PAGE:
White House seeks to ensure "soft landing" for Obama's June visit to Africa

U.S. President Barack Obama
By The Editor-in-Chief

Coming on the heels of the emerging scandals that have the Obama White House on the defensive, the latter announced this week that President Barack Obama and First Lady Michelle Obama, would be visiting Senegal, South Africa and Tanzania from June 26th to July 3rd on the president's next visit to Africa.

This would be the president's second visit to Africa, his last and only visit being the trip to Ghana in 2009 when he only stayed for a day.

It would seem that the president's Africa itinerary has been careful selected to include rather small democracies such as Tanzania and Senegal, with South Africa being the only major African democracy on the list.

There have been several reports on how unpopular this president is on the African continent, mostly due to perceived attempts (on the part of this administration through the U.S. State Department) to impose values and policies seen as alien to the core fabric of African society.

It is therefore not much of a surprise that deeply conservative countries such as Nigeria (the most populous African country and the continent's second largest economy after South Africa) as well as Obama's own father's home country of Kenya, are conspicuously missing from the itinerary.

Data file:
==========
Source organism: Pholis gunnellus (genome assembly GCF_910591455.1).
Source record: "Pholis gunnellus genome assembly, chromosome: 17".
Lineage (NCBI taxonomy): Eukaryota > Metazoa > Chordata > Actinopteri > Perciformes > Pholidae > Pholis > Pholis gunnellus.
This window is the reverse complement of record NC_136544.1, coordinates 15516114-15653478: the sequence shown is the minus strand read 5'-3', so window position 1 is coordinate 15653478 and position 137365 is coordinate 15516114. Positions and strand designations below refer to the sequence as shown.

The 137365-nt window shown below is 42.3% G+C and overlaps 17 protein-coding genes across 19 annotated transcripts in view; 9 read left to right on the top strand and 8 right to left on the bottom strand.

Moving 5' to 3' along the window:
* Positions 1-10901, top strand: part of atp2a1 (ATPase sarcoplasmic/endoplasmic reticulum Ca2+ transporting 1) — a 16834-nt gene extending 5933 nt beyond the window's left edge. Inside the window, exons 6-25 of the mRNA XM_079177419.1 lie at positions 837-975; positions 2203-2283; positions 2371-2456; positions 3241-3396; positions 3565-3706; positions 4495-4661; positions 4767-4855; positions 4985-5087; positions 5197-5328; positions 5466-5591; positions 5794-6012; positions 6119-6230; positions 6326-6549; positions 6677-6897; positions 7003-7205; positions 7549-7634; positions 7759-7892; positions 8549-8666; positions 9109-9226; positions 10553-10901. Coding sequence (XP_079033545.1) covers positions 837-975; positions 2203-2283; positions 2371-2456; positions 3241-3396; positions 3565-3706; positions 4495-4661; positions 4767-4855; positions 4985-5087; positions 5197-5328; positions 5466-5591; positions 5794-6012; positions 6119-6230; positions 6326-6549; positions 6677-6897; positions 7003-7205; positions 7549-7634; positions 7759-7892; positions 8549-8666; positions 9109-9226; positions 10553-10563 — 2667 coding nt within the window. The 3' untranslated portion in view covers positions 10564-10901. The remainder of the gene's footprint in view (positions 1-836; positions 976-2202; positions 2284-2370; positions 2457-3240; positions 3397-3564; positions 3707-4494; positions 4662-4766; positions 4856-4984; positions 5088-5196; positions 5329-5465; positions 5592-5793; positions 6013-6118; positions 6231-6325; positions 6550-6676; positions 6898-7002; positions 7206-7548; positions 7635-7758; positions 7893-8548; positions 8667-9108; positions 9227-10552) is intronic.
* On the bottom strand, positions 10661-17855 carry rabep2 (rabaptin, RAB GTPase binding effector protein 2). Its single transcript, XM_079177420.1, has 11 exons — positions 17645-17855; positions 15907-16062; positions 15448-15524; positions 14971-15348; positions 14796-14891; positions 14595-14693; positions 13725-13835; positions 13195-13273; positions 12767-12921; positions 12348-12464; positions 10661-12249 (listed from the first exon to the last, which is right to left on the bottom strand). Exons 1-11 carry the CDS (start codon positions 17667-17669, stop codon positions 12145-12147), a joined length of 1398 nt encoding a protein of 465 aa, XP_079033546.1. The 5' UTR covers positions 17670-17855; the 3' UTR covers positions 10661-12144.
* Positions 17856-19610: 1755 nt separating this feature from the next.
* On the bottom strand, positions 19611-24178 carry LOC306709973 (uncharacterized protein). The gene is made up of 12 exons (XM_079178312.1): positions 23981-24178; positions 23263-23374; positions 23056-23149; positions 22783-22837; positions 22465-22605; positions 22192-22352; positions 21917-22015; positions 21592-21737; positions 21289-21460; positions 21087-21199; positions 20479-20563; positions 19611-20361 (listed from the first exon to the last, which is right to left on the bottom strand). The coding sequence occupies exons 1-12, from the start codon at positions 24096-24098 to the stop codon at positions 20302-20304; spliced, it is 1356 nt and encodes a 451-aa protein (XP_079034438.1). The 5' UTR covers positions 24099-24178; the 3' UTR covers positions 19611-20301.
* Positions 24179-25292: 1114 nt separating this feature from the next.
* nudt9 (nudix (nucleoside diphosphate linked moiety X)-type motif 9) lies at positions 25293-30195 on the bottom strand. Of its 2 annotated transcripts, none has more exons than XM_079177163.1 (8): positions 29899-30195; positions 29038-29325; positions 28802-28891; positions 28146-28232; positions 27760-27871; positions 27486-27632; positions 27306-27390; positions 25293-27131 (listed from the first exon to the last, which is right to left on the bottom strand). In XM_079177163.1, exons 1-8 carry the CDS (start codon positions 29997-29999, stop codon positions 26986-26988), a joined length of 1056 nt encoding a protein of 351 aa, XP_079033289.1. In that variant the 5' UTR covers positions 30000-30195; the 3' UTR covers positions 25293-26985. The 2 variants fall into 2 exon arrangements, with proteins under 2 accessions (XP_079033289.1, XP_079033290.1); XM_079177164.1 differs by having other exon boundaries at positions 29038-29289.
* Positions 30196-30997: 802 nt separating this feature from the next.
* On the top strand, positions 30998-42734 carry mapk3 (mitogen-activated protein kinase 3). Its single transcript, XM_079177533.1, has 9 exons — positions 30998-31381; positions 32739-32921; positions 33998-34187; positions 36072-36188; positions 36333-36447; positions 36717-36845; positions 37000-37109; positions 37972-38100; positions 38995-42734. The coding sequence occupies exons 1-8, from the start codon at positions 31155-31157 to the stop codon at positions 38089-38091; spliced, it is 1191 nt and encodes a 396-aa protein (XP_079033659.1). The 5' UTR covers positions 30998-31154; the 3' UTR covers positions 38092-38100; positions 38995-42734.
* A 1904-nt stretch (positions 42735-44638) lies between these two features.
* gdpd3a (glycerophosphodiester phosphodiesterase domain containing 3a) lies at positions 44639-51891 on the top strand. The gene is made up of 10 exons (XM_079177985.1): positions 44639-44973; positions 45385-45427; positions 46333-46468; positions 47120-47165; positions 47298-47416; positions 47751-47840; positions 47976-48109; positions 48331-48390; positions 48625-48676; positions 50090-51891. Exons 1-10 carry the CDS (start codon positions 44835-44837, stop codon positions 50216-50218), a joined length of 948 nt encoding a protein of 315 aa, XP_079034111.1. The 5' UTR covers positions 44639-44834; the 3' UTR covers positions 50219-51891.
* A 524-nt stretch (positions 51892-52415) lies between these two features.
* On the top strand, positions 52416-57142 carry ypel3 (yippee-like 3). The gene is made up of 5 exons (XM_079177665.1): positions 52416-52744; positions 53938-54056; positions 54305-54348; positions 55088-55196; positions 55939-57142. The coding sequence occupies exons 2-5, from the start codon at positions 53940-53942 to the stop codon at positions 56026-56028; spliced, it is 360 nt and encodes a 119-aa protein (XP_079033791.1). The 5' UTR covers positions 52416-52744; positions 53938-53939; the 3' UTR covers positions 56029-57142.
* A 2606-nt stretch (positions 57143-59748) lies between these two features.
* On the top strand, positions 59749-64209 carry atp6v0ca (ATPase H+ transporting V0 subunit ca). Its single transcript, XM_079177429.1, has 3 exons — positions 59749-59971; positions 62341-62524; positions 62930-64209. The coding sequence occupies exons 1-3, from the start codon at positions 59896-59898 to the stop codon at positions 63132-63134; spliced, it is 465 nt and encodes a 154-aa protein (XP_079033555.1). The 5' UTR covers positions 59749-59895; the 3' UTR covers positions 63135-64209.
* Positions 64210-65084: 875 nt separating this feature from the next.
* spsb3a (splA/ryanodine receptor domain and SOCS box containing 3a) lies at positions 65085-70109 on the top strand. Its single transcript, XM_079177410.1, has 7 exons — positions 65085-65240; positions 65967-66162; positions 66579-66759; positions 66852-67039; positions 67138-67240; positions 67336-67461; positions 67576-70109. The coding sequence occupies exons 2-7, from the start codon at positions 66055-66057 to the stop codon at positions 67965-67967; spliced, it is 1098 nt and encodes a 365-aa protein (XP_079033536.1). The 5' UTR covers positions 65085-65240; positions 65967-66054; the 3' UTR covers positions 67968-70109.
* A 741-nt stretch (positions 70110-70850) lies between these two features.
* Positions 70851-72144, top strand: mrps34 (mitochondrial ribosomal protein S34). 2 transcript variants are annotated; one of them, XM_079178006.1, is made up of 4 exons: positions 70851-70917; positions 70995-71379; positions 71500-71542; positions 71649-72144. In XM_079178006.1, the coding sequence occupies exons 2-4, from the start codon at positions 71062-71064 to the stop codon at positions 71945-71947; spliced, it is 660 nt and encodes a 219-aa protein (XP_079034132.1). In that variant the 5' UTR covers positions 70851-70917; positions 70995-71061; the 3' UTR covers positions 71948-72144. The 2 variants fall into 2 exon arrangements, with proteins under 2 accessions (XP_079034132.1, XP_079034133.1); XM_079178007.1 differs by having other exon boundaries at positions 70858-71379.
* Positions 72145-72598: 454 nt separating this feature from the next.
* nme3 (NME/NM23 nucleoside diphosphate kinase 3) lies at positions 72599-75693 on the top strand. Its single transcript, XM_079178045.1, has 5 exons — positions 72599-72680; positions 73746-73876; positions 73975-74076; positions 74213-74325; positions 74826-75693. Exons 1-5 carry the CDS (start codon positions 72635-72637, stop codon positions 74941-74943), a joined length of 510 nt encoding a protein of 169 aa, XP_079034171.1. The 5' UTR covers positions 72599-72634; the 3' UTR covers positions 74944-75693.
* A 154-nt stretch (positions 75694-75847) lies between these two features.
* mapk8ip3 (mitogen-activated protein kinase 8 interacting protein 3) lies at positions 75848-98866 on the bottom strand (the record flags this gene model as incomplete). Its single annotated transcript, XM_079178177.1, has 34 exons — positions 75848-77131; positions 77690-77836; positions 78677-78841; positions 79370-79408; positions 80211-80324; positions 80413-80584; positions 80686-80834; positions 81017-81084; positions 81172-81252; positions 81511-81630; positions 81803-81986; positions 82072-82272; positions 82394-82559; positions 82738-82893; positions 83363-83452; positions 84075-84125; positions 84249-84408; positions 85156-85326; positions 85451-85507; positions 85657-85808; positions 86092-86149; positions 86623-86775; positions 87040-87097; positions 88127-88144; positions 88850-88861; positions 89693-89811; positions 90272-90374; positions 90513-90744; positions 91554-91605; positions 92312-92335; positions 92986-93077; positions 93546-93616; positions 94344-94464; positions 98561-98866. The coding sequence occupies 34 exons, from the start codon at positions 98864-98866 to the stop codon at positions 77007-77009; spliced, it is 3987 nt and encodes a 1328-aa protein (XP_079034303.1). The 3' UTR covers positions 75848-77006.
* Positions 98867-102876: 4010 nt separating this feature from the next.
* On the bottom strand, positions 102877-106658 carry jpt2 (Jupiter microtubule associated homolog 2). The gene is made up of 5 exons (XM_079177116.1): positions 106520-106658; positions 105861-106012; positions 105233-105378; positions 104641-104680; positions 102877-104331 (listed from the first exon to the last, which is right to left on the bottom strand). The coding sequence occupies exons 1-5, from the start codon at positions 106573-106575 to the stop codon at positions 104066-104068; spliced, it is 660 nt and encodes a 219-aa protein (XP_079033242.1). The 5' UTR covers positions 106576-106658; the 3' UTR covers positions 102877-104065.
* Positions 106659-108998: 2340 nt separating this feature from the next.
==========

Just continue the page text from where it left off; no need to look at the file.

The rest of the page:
The U.S. President is extremely unpopular in Kenya at the moment (evidenced by the victory of Uhuru Kenyatta over his preferred candidate - Raila Odinga). The same can also be said of his popularity in Nigeria, more-so as a result of the perceived indifference of this administration, to the Islamic insurgency that has claimed over 2000 lives in the northern part of Nigeria.

Furthermore, the statement by White House press secretary Jay Carney that "apart from strengthening democratic institutions and investing in the next generation of African leaders, this upcoming trip seeks to underscore the President’s commitment to broadening and deepening cooperation between the United States and the people of sub-Saharan Africa to advance regional and global peace and prosperity", flies in the face of reason, in light of how this administration has turned a disconcerting blind eye to the genocidal actions of Al Qaeda-backed Islamic militants in much of West Africa (following the overthrow of Libyan leader Muammar Ghaddafi).

Still along those lines, referring to the likes of Jacob Zuma and Jakaya Kikwete as "the next generation of African leaders" is at best laughable.

It remains to be seen if this president will for once seek to navigate an African foreign policy initiative grounded in mutual respect and a true understanding of Africa's complex political landscape.